• Shakespeare: Work to provide a deeper understanding of presenting classical monologues. Exercises and assignments will help students get comfortable with complex language and become more familiar with Shakespeare’s characters and plays.
  • Movement: Focuses on how the body is used as a tool for expression, using movement exercises, mask work, and techniques to help students understand the use of movement to enhance character development.
  • Acting students are also encouraged to choose one Elective course in addition to the regular curriculum for enrichment from the following list of classes:
- Directing
- Tap
- Text Analysis
- Dramatic Writing
- Music Theater Repertoire
- Improvisation 

This program is designed to introduce high school seniors to Design & Production coursework and to prepare a portfolio for college interviews. Classes introduce several aspects of Carnegie Mellon’s undergraduate School of Drama’s Design/Production program.

The range of classes offered in the Design/Production option may include any of the following:

  • Basic Design: A combination of a presentation and studio course where topics will be introduced such as:
- principals and elements of design
- scenery, costume, and lighting design disciplines
- history of theatrical spaces and important theatrical founders and their companies
- the art of online collage, followed by practical application by the students with teacher feedback
  • Science of Scenery: An understanding of engineering and applied science in the context of physical production. This will inform Designers and Technicians on is practical, enabling the development of innovative approaches to realize design goals.  Discussions will relate to topics including:
- materials science
- Newtonian physics (statics and dynamics)
- structural design and engineering
- mechanical design and engineering

These studies will provide students with a better understanding and awareness of the underlying scientific and mathematical principles at work in various aspects of theatrical production.

  • Storyology: How to arrange sensory information (visual and aural) into form. The same story -- plot, characters, events -- can be arranged in a variety of forms each potentially revealing new meanings and creating unique experiences. This course explores why storytelling choices are made and what they mean. Topics include viewpoint, flow, time, genre and world-building.
  • Technical Production: A survey of content from several Production Technology & Management courses constituent to a Bachelor of Fine Arts program. Content includes:
- Production Planning
- Studiocraft CAD
- Scenic Fabrication & Installation
- Technical Direction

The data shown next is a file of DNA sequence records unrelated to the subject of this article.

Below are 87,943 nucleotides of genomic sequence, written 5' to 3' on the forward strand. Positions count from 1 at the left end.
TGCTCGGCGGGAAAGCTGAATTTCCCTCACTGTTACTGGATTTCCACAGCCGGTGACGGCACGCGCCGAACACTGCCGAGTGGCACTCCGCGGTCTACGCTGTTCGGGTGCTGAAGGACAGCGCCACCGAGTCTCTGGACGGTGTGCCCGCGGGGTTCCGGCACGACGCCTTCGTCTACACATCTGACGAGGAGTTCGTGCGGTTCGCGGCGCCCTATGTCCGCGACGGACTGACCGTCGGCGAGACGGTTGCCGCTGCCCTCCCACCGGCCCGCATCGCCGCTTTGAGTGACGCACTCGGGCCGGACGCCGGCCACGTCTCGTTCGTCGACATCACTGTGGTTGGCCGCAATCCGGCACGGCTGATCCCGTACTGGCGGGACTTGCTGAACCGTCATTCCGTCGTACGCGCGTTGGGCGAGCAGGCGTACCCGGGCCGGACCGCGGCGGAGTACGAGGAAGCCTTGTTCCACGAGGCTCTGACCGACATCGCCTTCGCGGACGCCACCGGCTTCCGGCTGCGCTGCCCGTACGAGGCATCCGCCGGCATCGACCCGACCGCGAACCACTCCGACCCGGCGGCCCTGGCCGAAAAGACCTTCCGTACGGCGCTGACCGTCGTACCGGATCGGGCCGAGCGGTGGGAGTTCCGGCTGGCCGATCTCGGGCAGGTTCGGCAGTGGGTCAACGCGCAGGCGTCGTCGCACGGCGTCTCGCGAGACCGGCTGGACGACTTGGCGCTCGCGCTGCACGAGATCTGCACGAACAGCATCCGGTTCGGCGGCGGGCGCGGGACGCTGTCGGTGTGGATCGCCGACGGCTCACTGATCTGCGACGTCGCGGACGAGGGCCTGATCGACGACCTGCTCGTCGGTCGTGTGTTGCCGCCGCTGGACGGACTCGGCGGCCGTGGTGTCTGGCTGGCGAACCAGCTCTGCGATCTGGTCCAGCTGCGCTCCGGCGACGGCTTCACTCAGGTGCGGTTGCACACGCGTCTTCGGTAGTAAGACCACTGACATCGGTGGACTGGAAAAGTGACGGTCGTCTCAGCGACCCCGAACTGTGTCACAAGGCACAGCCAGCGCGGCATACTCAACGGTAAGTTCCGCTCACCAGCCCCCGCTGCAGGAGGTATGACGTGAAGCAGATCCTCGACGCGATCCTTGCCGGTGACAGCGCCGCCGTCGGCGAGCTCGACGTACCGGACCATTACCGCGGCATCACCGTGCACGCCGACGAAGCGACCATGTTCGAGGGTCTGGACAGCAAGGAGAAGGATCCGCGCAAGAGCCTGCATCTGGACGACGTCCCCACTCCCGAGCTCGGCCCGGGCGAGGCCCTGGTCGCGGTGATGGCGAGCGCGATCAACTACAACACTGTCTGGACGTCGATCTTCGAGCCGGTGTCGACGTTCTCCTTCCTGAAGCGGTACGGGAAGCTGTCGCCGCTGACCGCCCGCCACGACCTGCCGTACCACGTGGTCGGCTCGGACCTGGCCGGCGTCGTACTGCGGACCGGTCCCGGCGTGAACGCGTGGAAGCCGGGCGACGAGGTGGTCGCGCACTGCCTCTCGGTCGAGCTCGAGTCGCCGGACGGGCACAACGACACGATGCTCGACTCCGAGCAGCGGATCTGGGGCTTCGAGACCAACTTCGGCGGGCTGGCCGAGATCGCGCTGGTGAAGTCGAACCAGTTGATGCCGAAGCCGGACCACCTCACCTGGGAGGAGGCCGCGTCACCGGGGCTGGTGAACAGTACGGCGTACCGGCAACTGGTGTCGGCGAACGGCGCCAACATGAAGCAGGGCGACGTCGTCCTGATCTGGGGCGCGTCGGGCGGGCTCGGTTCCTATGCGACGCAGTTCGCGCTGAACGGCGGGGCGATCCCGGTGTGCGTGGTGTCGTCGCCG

Students will have the opportunity to experience foundational content from each of the classes providing an insight into theatrical Technical Direction. 

  • Production Management: The principles required to successfully manage a production from start to finish.  This will include understanding the production department personnel, the scheduling and budgeting process, and how to effectively communicate with artistic and production stakeholders.
  • Applying to College: A team-taught course covering all of the tools playing a part in the College Design & Production application process: evaluating programs, portfolios, interviewing, and resumes. 

At the end of the program students will have an opportunity to participate in a mock interview for the School of Drama.

  • Dramaturgy: An approach to play analysis that incorporates philosophy, history, intense reading skills, extensive research and writing, and a knowledge of how the drama impacts- and is impacted by- the society that creates it. The central goal of the course is to make students stronger, more critical, and more discerning readers of plays. 
Optional workshops and master classes are held in the evenings, Monday through Thursday. Weekends are intended for homework, independent rehearsal, and Student Life activities.

Eligibility and Application Requirements:

  • Be at least 16 years old by the program start date (to participate in the residential program).
  • Be a current sophomore or junior in high school at time of application submission

The complete application for Pre-College Drama consists of the following:

  • Completed Online Application
  • Unofficial Transcript
  • Standardized Test Scores (optional)
  • One Letter of Recommendation
  • Responses to the two essay prompts 

Please note that the Drama program does not require an audition for Pre-College admission - the goal of the program is to develop repertoire for the college audition process.

 Essays required for the following prompts (300-500 words each):

  1. What do you hope to gain from participating in the Carnegie Mellon’s Pre-College Programs?
  2. The study of theater demands a high level of commitment to properly learn the tools of the industry. Tell us why you feel ready to devote the time and energy required to complete the difficult coursework offered by Pre-College Drama, and why you feel you are prepared to commit to conservatory training.
  • Why don't I need an audition tape?
    • Pre-College Drama focuses on preparing students for the audition process rather than the execution of a production.  Requirement of a video audition for admittance to Pre-College Drama would undermine the goals of the program.
  • Will I need to bring monologues or music?
    • If you have material you are working on or would like to work on, please bring it along.
  • Will there be a final production?
    • There is no final production. Our program is focused on process not product.
  • Where can I get the necessary textbooks?
    • The campus bookstore will bundle the necessary textbooks with the correct editions and translations as well as create a link for purchase. We'll share this link with students via email and the Facebook group. You'll be able to purchase the books through the link and pick them up when you arrive on campus.
  • What are the dance wear requirements?
    • If you have specific questions concerning dance wear, contact Maria Stoy at mstoy@andrew.cmu.edu or 412.268.3284.
  • Can I take an elective in the School of Music or another department?
    • No. Due to class times and varying schedules, you cannot take classes outside Pre-College Drama.
  • I'm a Pre-College student, but not enrolled in Pre-College Drama. Can I take a dance, audition or improv class?
    • No. Due to the number of students enrolled in Pre-College Drama; we do not have space in our classes to accommodate students from other programs.